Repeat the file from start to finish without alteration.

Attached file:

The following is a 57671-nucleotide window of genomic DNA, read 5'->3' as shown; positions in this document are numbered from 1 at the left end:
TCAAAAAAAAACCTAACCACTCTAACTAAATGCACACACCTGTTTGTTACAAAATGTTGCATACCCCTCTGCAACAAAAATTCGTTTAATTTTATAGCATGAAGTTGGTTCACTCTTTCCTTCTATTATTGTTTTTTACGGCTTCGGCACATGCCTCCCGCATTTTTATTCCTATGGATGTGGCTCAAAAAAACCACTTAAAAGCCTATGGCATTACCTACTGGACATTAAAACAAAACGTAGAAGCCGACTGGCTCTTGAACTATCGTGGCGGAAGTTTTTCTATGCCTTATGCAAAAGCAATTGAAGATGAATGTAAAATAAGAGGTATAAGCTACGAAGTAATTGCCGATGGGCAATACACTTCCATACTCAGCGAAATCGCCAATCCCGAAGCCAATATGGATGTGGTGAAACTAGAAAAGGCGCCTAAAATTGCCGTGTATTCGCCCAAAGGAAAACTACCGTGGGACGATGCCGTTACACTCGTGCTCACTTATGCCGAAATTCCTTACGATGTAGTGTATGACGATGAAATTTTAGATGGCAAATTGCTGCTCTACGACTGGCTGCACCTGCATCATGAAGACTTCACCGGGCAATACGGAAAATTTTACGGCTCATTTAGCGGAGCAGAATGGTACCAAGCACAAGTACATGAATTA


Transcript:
The following is a 57671-nucleotide window of genomic DNA, read 5'->3' as shown; positions in this document are numbered from 1 at the left end:
TCAAAAAAAAACCTAACCACTCTAACTAAATGCACACACCTGTTTGTTACAAAATGTTGCATACCCCTCTGCAACAAAAATTCGTTTAATTTTATAGCATGAAGTTGGTTCACTCTTTCCTTCTATTATTGTTTTTTACGGCTTCGGCACATGCCTCCCGCATTTTTATTCCTATGGATGTGGCTCAAAAAAACCACTTAAAAGCCTATGGCATTACCTACTGGACATTAAAACAAAACGTAGAAGCCGACTGGCTCTTGAACTATCGTGGCGGAAGTTTTTCTATGCCTTATGCAAAAGCAATTGAAGATGAATGTAAAATAAGAGGTATAAGCTACGAAGTAATTGCCGATGGGCAATACACTTCCATACTCAGCGAAATCGCCAATCCCGAAGCCAATATGGATGTGGTGAAACTAGAAAAGGCGCCTAAAATTGCCGTGTATTCGCCCAAAGGAAAACTACCGTGGGACGATGCCGTTACACTCGTGCTCACTTATGCCGAAATTCCTTACGATGTAGTGTATGACGATGAAATTTTAGATGGCAAATTGCTGCTCTACGACTGGCTGCACCTGCATCATGAAGACTTCACCGGGCAATACGGAAAATTTTACGGCTCATTTAGCGGAGCAGAATGGTACCAAGCACAAGTACATGAATTA